Still, the fact that Mateen had claimed sup­port for Hezbol­lah and Al Qaeda in a con­ver­sa­tion with co-workers – which, along with his pos­si­ble con­nec­tions to Moner Abusalha, led to him being inves­ti­gated twice by the FBI– may indi­cate he had some pro­found attrac­tion to these groups.

Mateen is far from the only indi­vid­ual whose activ­ity appears to have been shaped by a com­plex web of fac­tors, of which extrem­ist ide­ol­ogy may be just one ele­ment. For example:

  • In August 2014, Ali Muham­mad Brown was allegedly engaged in a rob­bery when he shot a man in a car in New Jer­sey. Brown is also accused of killing three indi­vid­u­als out­side a gay night­club in Cal­i­for­nia that June; Brown had allegedly lured them to his car on Grindr, a gay  (dat­ing) app, and then mur­dered them. When appre­hended, Brown claimed that the mur­ders were revenge for U.S. actions in the Mid­dle East. Brown had also report­edlyali-muhammad-brown writ­ten in a jour­nal that he planned to fol­low ISIS and “learn the way of jihadis,” and had pre­vi­ously been linked to a con­spir­acy to send funds to Al Shabaab, al Qaeda in Soma­lia. The cir­cum­stances of this par­tic­u­lar mur­der, how­ever, indi­cated that he was hop­ing to get away with rob­bery, rather than under­tak­ing a polit­i­cally charged act.  Sim­i­larly, there were no clear indi­ca­tions that his mur­ders in Cal­i­for­nia were under­taken for polit­i­cal reasons.

At least two other indi­vid­u­als never claimed their attacks on behalf of spe­cific for­eign ter­ror­ist orga­ni­za­tions, but were linked to those orga­ni­za­tions in their online activ­ity – and in both cases, ISIS even­tu­ally claimed credit for their vio­lent actions. ISIS has also claimed credit for the Orlando attack.

  • In Sep­tem­ber 2014, Okla­homa res­i­dent Alton Nolen was sus­pended from his work­place, a food pro­cess­ing plant. Nolen returned with “a large bladed knife,” with which he beheaded a for­mer col­league and attacked a sec­ond. Nolen’s social media feed indi­cated an inter­est in vio­lent extrem­ist pro­pa­ganda, and par­tic­u­larly vio­lent acts asso­ci­ated with ISIS, even as it became clear that he had no actual links to extrem­ist orga­ni­za­tions or a com­pre­hen­sive adher­ence to extrem­ist ide­ol­ogy. Indeed, his online activ­ity may have influ­enced him to some extent — his inter­est in extrem­ist vio­lence may have informed his deci­sion to under­take a behead­ing rather than another form of vio­lence. Dabiq, ISIS’s Eng­lish lan­guage mag­a­zine, claimed credit for Nolen’s activ­ity and boasted that he had acted based on ISIS pro­pa­ganda. The cir­cum­stances of the activ­ity, though, seemed more directly related to work­place vio­lence than to Islamic extremism.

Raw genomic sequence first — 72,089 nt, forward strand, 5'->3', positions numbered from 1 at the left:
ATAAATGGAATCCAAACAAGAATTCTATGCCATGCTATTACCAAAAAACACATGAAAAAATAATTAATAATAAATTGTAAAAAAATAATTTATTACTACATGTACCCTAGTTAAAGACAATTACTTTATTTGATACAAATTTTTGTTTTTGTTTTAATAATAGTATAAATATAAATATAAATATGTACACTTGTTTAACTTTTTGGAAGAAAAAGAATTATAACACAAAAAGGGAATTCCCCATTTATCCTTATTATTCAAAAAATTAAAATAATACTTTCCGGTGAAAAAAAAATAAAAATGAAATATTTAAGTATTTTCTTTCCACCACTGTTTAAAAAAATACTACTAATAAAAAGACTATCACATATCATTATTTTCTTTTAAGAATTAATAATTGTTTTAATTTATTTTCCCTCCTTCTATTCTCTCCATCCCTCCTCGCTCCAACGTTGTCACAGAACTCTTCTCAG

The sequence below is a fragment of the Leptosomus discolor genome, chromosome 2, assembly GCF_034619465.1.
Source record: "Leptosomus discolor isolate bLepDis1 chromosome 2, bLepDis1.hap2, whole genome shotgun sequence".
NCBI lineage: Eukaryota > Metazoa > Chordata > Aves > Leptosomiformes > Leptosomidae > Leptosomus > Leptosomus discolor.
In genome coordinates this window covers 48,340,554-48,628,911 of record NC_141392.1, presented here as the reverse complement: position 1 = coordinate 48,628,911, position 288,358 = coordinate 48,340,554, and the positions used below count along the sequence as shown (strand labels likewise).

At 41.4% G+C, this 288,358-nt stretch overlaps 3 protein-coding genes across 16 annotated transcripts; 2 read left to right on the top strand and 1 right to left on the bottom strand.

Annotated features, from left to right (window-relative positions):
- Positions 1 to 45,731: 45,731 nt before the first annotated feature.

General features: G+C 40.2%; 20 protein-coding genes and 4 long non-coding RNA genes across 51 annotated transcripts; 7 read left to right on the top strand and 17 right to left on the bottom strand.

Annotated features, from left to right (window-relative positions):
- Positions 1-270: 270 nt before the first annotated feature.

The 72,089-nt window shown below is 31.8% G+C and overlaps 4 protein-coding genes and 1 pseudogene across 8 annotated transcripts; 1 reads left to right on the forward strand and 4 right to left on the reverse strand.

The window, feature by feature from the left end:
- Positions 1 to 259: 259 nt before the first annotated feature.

• In Octo­ber 2014, Zale Thomp­son of New York attacked law enforce­ment offi­cers with a hatchet. Thompson’s online his­tory  indi­cated he had exper­i­mented with a vari­ety of extrem­ist ide­olo­gies, but had most recently engaged with Islamic extrem­ist pro­pa­ganda and ide­ol­ogy, includ­ing ISIS-specific pro­pa­ganda, prior to the attack – pre­sum­ably because it jus­ti­fied such an attack more than other groups he had asso­ci­ated with. He had also inde­pen­dently expressed anger against law enforce­ment. Thompson’s ulti­mate motives have not been made clear; the NYPD clas­si­fied his actions as a ter­ror­ist attack, but the FBI did not. Like Nolen, Thomp­son did not state that his action was under­taken on behalf of a for­eign ter­ror­ist orga­ni­za­tion, but ISIS claimed that it was inspired by their pro­pa­ganda in Dabiq magazine.

The appar­ent com­plex­ity of the moti­va­tions in the Orlando Shoot­ing would indi­cate that this tragedy can fall under the rubric of many other mass casu­alty attacks – such as Sandy Hook and Charleston– as well as under the rubric of domes­tic ter­ror­ism moti­vated by Islamic extrem­ist ide­ol­ogy – such as the Boston Bomb­ing and the San Bernardino shooting.

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June 15, 2016 0

Anti-Gay Rhetoric in English-Language ISIS and Al Qaeda Magazines

The claim by Orlando shooter Omar Mateen that he acted on behalf of ISIS in per­pe­trat­ing a shoot­ing at a gay club draws atten­tion to the role of anti-gay sen­ti­ment in Islamic extrem­ist ide­ol­ogy and propaganda.

ADL ana­lyzed past issues of Dabiq, ISIS’s Eng­lish lan­guage mag­a­zine, and Inspire mag­a­zine, Al Qaeda in the Ara­bian Penin­sula (AQAP)’s English-language mag­a­zine, to deter­mine the scope of anti-gay rhetoric and threat in those pub­li­ca­tions. While these pub­li­ca­tions are only a lim­ited sam­ple of the over­all field of online English-language pro­pa­ganda dis­trib­uted by for­eign ter­ror­ist orga­ni­za­tions, they serve to demon­strate the issues and lan­guage that these orga­ni­za­tions use when tar­get­ing English-speaking audiences.

Our analy­sis indi­cates that anti-gay rhetoric played a smaller role than may have been expected. Nei­ther group preached hatred of the LGBT pop­u­la­tion nearly as much as it railed against other groups, such as Jews and the U.S., for exam­ple. How­ever,  both mag­a­zines did fea­ture exam­ples of anti-gay rhetoric and used homo­sex­u­al­ity as a syn­onym for sin and immorality.

Cover of the first issue of Dabiq, ISIS's English language magazine

Cover of the first issue of Dabiq magazine

Dabiq (ISIS)